Tunisia

Timeline created by prodijames
  • Bouaziziz sets himself on fire

    Bouaziziz sets himself on fire
    Bouazizi, who had such an event happen to him before, tried to pay the 10-dinar fine (a day's wages, equivalent to 7USD). In response the policewoman slapped him, spat in his face, and insulted his deceased father. A humiliated Bouazizi then went to the provincial headquarters in an attempt to complain to local municipality officials. He was refused an audience. Without alerting his family, at 11:30 a.m. and within an hour of the initial confrontation, Bouazzizi then set himself on fire
  • Early Protests

    Early Protests
    There were reports of police obstructing demonstrators and using tear gas on hundreds of young protesters in Sidi Bouzid in mid-December 2010. The protesters had gathered outside regional government headquarters to demonstrate against the treatment of Mohamed Bouazizi. Coverage of events was limited by Tunisian media. On 19 December, extra police were present on the streets of the city. (protesters raged after their own government after the untimely death of mouhamad bouazizi)
  • Formula for a solution

    Formula for a solution
    Brian Whitaker, writing in The Guardian, suggested on 28 December 2010, that the protests would be enough to bring an end to Ben Ali's presidency and noted similarities with the protests that led to the end of Nicolae Ceauşescu's reign in Romania in 1989.
  • tunisian revolution

    On 22 December, Lahseen Naji, a protester, responded to "hunger and joblessness" by electrocuting himself after climbing an electricity pylon. Ramzi Al-Abboudi also killed himself because of financial difficulties arising from a business debt by the country's micro-credit solidarity programme.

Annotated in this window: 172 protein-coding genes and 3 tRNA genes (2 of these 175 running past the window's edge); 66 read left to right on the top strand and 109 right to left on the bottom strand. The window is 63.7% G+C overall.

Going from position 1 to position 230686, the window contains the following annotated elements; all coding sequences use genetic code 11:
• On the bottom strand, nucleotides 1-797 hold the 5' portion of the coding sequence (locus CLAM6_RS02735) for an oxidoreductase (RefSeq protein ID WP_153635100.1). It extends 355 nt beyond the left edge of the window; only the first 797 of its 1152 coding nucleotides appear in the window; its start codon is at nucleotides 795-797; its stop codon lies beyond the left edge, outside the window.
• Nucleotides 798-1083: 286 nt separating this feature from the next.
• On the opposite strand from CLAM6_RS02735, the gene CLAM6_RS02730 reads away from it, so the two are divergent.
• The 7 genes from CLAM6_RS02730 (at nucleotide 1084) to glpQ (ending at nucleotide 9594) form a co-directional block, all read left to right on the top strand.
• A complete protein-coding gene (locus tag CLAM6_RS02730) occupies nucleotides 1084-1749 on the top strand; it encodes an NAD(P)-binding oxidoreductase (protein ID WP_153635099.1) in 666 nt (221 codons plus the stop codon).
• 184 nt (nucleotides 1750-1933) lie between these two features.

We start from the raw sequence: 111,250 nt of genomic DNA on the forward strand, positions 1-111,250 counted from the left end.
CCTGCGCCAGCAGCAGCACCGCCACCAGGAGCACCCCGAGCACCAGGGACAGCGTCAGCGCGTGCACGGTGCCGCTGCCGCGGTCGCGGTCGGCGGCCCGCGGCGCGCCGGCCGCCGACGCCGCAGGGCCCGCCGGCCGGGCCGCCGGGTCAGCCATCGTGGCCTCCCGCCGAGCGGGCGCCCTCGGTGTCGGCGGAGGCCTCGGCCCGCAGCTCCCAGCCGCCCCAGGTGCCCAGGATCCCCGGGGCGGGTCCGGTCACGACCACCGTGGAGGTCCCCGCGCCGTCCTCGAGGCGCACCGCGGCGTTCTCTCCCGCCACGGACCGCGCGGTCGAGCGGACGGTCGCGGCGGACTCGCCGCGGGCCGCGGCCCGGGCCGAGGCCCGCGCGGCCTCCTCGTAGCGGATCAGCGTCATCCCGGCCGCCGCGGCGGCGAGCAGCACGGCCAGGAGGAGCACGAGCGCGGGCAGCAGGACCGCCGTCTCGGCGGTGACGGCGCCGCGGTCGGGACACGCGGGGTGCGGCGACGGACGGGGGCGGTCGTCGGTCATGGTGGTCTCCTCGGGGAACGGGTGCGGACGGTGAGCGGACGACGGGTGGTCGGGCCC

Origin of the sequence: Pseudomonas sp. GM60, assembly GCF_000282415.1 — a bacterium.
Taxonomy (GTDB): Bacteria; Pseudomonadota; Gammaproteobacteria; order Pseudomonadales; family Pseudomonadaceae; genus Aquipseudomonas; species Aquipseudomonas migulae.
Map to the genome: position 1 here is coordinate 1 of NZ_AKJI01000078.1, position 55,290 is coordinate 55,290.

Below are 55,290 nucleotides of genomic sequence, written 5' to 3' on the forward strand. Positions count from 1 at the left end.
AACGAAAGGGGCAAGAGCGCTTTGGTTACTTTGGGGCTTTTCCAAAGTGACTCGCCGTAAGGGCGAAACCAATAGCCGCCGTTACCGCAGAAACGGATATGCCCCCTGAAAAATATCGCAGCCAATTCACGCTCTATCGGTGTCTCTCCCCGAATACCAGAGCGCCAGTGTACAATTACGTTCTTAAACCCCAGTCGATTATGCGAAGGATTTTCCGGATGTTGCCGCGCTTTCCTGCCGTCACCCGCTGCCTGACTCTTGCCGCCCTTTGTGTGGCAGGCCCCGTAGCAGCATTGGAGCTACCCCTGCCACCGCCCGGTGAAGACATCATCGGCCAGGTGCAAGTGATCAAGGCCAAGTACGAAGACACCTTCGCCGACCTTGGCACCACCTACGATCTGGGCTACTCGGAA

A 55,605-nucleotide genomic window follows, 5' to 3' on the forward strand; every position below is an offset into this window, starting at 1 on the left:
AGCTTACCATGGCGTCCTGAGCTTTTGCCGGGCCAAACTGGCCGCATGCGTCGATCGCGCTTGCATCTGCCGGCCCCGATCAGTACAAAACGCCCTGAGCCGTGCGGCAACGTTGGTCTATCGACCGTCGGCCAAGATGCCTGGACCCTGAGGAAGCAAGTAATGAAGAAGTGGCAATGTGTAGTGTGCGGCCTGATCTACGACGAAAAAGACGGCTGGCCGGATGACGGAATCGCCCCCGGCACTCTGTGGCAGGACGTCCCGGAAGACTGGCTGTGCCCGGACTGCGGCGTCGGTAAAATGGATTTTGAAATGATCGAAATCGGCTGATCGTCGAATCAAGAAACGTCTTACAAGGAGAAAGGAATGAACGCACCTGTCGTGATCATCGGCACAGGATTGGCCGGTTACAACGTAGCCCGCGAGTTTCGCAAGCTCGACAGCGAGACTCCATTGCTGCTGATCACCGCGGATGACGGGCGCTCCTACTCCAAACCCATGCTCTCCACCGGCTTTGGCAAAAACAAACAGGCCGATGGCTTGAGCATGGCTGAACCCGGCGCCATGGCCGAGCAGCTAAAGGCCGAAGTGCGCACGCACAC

• SERIOUSLY!?

    SERIOUSLY!?
    Reports suggest that 95 per cent of Tunisia's 8,000 lawyers launch a strike, demanding an end to police brutality against peaceful protesters.
  • YOU WILL......

    YOU WILL......
    military forces attempt to restore order.
  • IT'S FINALLY OVER !!!

    IT'S FINALLY OVER !!!
    Tunisia's foreign minister, Kamel Morjane, announces his resignation.
  • The crisis

    The crisis
    In what became known as the Jasmine Revolution, a sudden and explosive wave of street protests ousted the authoritarian president, Zine el-Abidine Ben Ali, who had ruled with an iron hand for 23 years. On January 14, Mr. Ben Ali left the country, after trying unsuccessfully to placate the demonstrators with promises of elections. According to government figures issued later, 78 protesters died and 94 were injured during the demonstrations.